For two and a half days, we wandered through the Eternal City of Rome. Nearly every street we turned on led us to some monumental feat of architecture or ancient ruin. We learned how to get around using the excellent public transportation system composed of metro and bus lines. The metros ran consistantly every few minutes, the buses were more of a guess. For example, when we went to see the Appian Way (we were a bit disappointed in this by the way), we waited 15-20 minutes for the bus that ran that way. But we waited more than half an hour for the return bus. And waiting with us was about 30-40 people. When the bus got there, it was already "full" but we all piled on any way. At the next stop 10-15 more people got on. We were squished in pretty tight.
We arrived in Rome around 2:00 on Tuesday and after getting lunch we went to our hotel and then out on the town. We visited the Trevi Fountain first, where Laura threw in a coin [top picture] to "ensure" a return visit (it took 14 years for Steve to return after he tossed a coin in back in '95). We also visited the Tomb of the Unknown Soldier, and bought a guide book of Rome and the Vatican.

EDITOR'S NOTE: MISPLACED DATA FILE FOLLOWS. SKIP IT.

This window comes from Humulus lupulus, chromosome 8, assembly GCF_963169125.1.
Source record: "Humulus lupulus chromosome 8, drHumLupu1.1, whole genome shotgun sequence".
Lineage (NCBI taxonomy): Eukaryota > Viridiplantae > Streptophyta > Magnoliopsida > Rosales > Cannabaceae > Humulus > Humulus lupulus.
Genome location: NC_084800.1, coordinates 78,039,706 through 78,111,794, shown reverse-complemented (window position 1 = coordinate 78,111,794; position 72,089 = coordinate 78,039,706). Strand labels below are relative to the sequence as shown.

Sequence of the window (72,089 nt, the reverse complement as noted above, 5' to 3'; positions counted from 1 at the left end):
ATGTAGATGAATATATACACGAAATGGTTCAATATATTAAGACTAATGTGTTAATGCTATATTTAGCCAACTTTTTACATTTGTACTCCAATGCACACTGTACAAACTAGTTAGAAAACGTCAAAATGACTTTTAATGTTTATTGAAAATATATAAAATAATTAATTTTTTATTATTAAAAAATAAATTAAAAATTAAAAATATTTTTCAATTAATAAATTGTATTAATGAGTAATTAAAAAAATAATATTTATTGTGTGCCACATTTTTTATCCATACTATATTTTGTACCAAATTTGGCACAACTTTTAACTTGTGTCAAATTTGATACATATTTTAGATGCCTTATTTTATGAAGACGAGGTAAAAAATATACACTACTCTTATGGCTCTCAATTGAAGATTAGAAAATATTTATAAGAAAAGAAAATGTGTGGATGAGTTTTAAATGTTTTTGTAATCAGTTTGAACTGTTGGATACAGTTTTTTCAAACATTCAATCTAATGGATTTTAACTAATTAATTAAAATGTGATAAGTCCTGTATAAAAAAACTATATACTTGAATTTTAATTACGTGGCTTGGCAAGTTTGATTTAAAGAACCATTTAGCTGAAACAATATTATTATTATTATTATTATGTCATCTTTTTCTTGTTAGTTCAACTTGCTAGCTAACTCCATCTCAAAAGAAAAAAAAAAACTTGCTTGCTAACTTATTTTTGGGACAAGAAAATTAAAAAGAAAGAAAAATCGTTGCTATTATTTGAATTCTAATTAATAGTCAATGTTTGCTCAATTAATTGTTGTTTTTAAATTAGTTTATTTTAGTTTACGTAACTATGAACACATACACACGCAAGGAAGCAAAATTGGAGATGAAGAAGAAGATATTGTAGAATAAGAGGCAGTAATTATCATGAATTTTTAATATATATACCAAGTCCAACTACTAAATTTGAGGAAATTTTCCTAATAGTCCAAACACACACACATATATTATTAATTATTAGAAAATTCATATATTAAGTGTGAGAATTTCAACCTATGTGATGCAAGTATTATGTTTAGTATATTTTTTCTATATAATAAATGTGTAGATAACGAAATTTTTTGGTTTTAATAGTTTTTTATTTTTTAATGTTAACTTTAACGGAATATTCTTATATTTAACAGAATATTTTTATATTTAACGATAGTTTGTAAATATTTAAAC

Wednesday we went to the Vatican, and as soon as you get out at the metro station there are people offering their services for tours. We didn't accept any (the tour costs more than the entrance ticket), and went through using the audioguide. The collection of Egyptian artifacts and Greek and Roman statues (mostly of gods and godesses, seems weird in the Pope's house) were getting to the point of overwhelming when we finally got to the rooms painted by Raphael-The School of Athens in particular is awesome. And of course the Sistine Chapel is spectacular. We weren't allowed to take pictures in there (of course some annoying people did anyway, grr) but it was beautiful.
Next we went to Saint Peter's Basillica [second photo] and many people were asked to cover up (you can't wear shorts or tank tops in). The Pieta (Michaelangelo's sculpture of Mary holding Jesus after the crucifixion) is quite touching, and he was only 24 at the time he made it! There was a mass in session, but as the Pope was in Israel, there wasn't a full house in attendance.
Later we went to the Spanish Steps [bottom photo] and sat among the crowd of people there.
In my next post I'll cover the Forum and The Colloseum.